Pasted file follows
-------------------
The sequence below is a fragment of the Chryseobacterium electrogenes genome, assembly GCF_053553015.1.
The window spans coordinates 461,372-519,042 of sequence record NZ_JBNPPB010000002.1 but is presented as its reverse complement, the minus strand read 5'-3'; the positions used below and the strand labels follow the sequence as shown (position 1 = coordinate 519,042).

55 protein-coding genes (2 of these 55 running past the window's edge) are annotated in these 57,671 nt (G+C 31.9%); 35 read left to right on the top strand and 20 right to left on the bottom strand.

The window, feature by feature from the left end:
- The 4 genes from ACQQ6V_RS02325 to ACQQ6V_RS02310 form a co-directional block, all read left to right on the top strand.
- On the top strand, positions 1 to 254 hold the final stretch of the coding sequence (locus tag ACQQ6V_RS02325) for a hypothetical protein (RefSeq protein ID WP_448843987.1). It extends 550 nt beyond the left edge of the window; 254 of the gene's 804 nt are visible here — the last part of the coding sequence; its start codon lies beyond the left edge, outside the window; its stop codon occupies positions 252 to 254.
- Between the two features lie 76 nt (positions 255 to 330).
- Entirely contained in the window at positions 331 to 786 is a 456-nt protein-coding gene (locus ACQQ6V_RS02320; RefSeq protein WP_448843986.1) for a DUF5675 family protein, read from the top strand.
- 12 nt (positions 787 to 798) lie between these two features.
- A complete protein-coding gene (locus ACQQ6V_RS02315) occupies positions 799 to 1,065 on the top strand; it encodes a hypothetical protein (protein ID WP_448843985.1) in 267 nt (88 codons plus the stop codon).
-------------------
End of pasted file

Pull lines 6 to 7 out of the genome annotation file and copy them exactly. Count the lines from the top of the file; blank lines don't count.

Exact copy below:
- On the top strand, positions 1 to 254 hold the final stretch of the coding sequence (locus tag ACQQ6V_RS02325) for a hypothetical protein (RefSeq protein ID WP_448843987.1). It extends 550 nt beyond the left edge of the window; 254 of the gene's 804 nt are visible here — the last part of the coding sequence; its start codon lies beyond the left edge, outside the window; its stop codon occupies positions 252 to 254.
- Between the two features lie 76 nt (positions 255 to 330).